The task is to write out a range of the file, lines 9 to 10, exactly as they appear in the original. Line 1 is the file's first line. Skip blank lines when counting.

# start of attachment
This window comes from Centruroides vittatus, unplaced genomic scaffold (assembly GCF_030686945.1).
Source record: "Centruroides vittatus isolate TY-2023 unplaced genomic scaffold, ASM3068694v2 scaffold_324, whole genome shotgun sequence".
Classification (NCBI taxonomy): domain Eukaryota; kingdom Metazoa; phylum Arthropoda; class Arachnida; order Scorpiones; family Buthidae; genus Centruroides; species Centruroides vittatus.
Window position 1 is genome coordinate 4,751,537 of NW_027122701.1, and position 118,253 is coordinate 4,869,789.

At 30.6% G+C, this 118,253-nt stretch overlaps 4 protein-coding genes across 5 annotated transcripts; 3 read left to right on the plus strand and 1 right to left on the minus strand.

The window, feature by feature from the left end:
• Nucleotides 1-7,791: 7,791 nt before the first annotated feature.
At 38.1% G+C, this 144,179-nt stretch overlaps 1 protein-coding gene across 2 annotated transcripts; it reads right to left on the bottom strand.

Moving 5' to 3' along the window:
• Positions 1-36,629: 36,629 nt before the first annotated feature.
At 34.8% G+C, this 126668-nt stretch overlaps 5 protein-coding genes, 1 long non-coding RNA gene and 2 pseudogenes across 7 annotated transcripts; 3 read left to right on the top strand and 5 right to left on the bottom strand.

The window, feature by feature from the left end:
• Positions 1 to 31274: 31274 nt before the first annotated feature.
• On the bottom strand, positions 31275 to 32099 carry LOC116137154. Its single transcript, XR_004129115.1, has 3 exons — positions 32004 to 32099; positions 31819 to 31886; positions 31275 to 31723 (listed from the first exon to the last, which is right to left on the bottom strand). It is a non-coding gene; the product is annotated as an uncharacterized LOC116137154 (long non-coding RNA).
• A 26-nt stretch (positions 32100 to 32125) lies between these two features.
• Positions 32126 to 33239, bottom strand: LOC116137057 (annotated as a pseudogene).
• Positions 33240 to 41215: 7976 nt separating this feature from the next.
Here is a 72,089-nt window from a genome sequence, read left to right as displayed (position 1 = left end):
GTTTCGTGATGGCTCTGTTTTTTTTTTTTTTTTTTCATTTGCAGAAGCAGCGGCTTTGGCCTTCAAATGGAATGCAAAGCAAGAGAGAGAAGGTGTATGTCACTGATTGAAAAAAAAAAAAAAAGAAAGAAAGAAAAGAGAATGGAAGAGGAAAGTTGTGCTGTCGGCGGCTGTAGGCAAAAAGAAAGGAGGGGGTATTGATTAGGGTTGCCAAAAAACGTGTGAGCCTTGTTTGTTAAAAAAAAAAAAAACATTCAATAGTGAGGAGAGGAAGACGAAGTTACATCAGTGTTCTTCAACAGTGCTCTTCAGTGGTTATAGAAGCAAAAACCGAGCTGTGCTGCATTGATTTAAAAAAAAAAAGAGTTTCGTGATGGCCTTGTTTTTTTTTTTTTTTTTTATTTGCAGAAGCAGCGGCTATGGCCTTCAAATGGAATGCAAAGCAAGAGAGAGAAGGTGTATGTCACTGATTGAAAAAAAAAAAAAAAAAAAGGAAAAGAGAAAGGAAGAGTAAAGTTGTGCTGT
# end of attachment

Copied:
Moving 5' to 3' along the window:
• Positions 1-36,629: 36,629 nt before the first annotated feature.